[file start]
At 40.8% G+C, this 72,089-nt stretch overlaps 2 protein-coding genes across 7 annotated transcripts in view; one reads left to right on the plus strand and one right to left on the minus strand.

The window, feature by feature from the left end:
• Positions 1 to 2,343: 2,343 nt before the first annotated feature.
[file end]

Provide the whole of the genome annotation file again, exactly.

At 40.8% G+C, this 72,089-nt stretch overlaps 2 protein-coding genes across 7 annotated transcripts in view; one reads left to right on the plus strand and one right to left on the minus strand.

The window, feature by feature from the left end:
• Positions 1 to 2,343: 2,343 nt before the first annotated feature.